Wolfson to test red-grape-derived product on diabetics

Wolfson’s diabetes clinic will examine a new form of reservatrol – a type of natural polyphenol and a phytoalexin.

December 9, 2013 23:06
1 minute read.

Grapes 370. (photo credit: George Medovoy)


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The French are known to eat heavy, fatty and sweet meals – along with red wine in moderation – but their general health does not suffer as a result. This French Paradox has challenged researchers, who will now test type II diabetics with a compound derived from red wine grapes, especially their skins, which contain the powerful beneficial chemical, reservatrol.

Dr. Julio Weinstein, director of the diabetes unit at Wolfson Medical Center, Holon and longtime president of the Israel Diabetes Association has decided to launch a “unique study” aimed at discovering whether the red grapes of the French is as effective as the active ingredient of a natural drug for helping diabetes patients.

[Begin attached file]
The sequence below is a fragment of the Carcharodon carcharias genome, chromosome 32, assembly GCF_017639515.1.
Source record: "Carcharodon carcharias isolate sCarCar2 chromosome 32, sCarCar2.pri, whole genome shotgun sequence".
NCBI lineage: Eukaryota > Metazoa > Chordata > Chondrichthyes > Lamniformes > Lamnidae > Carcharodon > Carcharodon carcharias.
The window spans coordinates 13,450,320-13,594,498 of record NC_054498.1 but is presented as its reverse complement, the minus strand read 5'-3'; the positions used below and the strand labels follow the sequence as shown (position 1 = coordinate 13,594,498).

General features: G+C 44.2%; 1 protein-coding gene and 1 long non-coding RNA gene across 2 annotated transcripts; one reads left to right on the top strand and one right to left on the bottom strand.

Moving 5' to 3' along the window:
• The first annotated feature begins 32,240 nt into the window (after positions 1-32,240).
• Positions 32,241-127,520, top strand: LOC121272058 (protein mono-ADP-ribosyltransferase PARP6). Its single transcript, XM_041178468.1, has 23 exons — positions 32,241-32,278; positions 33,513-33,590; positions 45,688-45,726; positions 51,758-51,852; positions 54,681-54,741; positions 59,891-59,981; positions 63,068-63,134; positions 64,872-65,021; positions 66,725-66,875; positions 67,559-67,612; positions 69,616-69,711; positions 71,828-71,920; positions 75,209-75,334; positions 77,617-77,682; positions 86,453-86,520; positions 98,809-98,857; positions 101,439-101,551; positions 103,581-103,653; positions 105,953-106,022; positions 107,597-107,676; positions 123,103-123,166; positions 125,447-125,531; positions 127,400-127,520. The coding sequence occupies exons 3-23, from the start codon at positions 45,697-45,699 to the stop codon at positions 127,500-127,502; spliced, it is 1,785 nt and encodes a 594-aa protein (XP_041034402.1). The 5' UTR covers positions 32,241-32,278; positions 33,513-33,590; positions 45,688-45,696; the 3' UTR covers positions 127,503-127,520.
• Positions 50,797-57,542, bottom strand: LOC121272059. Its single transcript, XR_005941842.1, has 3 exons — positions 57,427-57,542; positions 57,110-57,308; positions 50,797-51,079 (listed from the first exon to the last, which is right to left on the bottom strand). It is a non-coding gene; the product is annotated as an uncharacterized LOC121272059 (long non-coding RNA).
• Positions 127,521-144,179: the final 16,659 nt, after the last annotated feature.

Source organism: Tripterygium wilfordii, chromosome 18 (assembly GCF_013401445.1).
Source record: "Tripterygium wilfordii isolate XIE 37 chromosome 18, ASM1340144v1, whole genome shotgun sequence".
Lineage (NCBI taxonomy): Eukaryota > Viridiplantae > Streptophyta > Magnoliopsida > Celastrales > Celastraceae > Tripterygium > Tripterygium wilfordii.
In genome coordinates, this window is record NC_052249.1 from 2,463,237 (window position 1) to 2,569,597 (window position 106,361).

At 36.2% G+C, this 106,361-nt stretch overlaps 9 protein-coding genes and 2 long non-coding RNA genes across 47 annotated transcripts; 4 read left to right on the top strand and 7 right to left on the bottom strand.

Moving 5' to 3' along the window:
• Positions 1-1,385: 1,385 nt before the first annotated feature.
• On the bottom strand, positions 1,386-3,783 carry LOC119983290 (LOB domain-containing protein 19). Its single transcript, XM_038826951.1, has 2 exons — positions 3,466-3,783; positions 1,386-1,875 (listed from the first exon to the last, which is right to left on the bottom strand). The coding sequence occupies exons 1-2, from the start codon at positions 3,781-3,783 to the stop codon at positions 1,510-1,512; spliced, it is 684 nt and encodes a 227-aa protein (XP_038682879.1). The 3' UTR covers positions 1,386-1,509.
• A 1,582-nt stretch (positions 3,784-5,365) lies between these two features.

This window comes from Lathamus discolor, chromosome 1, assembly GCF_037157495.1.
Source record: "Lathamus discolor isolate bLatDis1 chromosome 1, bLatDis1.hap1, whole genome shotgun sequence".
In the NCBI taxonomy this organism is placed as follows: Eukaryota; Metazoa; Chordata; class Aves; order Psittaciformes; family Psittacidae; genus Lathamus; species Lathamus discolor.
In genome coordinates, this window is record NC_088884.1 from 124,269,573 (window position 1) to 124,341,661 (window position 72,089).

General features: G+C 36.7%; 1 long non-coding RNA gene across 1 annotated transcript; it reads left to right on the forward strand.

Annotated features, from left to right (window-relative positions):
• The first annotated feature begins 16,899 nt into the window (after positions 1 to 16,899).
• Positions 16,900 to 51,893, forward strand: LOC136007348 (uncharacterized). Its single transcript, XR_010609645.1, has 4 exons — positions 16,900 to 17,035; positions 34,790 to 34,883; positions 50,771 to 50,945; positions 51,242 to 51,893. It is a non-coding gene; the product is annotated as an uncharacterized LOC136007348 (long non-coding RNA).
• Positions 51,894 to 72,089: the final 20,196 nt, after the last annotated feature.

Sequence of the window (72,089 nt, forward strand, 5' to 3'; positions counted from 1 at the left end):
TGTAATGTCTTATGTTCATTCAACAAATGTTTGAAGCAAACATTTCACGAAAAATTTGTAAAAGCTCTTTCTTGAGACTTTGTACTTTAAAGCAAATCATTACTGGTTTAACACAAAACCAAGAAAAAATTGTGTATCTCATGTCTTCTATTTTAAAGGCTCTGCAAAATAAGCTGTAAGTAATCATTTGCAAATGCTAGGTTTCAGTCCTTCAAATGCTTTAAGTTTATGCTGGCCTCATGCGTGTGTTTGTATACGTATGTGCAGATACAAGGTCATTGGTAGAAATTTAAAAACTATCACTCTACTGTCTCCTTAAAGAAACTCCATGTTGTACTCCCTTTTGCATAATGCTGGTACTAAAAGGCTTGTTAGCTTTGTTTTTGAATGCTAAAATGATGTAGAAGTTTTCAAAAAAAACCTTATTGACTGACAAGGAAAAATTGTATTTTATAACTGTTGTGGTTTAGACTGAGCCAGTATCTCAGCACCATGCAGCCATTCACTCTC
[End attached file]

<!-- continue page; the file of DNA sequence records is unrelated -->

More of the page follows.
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Wolfson’s diabetes clinic will examine a new form of reservatrol – a type of natural polyphenol and a phytoalexin – to see whether it improves the metabolic balance of diabetes patients.

These parameters include not only sugar/insulin balance but also cholesterol, blood pressure and other elements involved in the metabolic syndrome.

Participants will make four clinic visits, and undergo treatment for thee months.

Those who control their blood sugar with only diet and oral medications, and not with injectable insulin, are invited to participate in the study – they can call (03) 502-8329 for more information.

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